Aerial view of the Warren, Maine lagoon system. Photo courtesy of Woodard and Curran.

Lagoon Systems In Maine 

Lagoon
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Mars Hill Wastewater Lagoon System - Mars Hill  Maine. Photo Courtesy of Wright-Pierce Engineers.
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Sample Contamination   
     
by Tim Loftus 

   Currently there is an effort by many regulatory agencies to lower environmental pollutant limits. Most of us are seeing this directly with our new NPDES permits.  Copper and lead limits, for example, are commonly in the part per billion ranges. Since some of these limits are so low, even small amounts of contamination can lead to highly inaccurate results. Itís important to realize that good sample results donít start with calibrated instruments or excellent laboratory technique (although these are important). Good sample results start with good sampling, and one of the major components of good sampling is clean equipment.

    Parts per million (ppm) and parts per billion (ppb) are common units of measurement in the wastewater field. Now with more accurate analyzers we are starting to hear about parts per trillion (ppt), especially with organics and mercury analyses. To put the ppm, ppb, and ppt into perspective, think of these in terms of time. A million seconds is about eleven days. To accurately measure wastewater with a copper value of 1 ppm is like accurately picking one specific second out of eleven days. A billion seconds is equal to about 32 years. Our NPDES permit requires that we discharge less than 12 ppb copper. Again, putting this in terms of time, we must accurately measure better than a 12-second block of time within a span of 32 years. For those of you lucky enough to deal with environmental mercury samples in the ppt range, it takes about 32,000 years to get one trillion seconds. The point is if youíre sampling for parameters at such low levels, especially in the ppb and ppt range, it is extremely easy to contaminate a sample to the level where you may violate your NPDES permit (or other) limit.

     Space constraints do not permit details of every situation, but in general clean all sample tubes, collection containers, and collection equipment (funnels, filtering apparatus, etc.) according to the recommendations outlined in the test procedures.  Most cleaning procedures are test specific and involve washing with soap and water, followed by an acid rinse, then with deionized water. Sometimes an organic solvent is used as a rinse depending on the test. Cleaning procedures can be found in Standard Methods for the Examination of Water and Wastewater, EPA Methods for Chemical Analysis of Water and Wastes (EPA-600 /4-79-020), and the test guidelines and methods outlined in 40 CFR 136. These cleaning recommendations are adequate for most sampling events. There is, however, an additional level of ďclean samplingĒ not mentioned in these publications. It involves body suits and a number of special procedures and is used mostly for sampling ultra low levels of mercury.  These techniques are not covered here since few of us need to sample at this level - yet.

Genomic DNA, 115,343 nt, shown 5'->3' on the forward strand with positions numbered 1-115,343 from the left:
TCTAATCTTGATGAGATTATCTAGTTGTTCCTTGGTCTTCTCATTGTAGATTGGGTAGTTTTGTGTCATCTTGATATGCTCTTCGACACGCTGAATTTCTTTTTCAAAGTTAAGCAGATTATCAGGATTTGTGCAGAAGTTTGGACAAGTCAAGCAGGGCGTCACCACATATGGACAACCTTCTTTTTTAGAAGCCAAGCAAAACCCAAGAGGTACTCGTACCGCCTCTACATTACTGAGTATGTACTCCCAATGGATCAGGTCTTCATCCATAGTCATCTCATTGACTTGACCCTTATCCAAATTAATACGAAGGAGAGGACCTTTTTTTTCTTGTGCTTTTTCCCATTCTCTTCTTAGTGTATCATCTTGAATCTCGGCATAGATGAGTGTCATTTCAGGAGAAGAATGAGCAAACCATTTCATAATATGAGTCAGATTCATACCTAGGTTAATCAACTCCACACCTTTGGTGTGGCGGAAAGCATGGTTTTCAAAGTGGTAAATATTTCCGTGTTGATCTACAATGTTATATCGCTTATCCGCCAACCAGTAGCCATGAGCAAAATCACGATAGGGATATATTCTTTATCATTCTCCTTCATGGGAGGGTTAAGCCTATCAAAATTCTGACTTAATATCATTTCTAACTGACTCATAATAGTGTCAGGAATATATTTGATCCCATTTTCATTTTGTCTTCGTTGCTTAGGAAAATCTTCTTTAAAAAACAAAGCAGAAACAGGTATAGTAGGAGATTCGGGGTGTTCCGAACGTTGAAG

Oftentimes, too, preservatives can add contamination to a sample. Acids used for metal preservation can have trace levels of the analyte in question. Always use the highest quality preservatives when sampling for trace analytes.

    Sample contamination can also be avoided using just common sense. For example, donít sample for VOCs when the grass is being cut nearby, or sample for metals using a Mason jar with a metal cap.

    With environmental limits becoming more stringent, itís important to keep samples free from contamination so you donít mistakenly report a false violation. Violations, as we all know, creates more work for us. Like the ppb/seconds analogy, clean sample containers, clean equipment, contamination-free preservatives, and a little common sense will save you time - in more ways than one.

    As usual, check your federal, state and local regulations. You may have additional sampling regulations that you must meet.

    If you have any questions, suggestions, or comments, please contact Tim Loftus at (508) 949-3865 (timloftus@email.msn.com).

 

 

 

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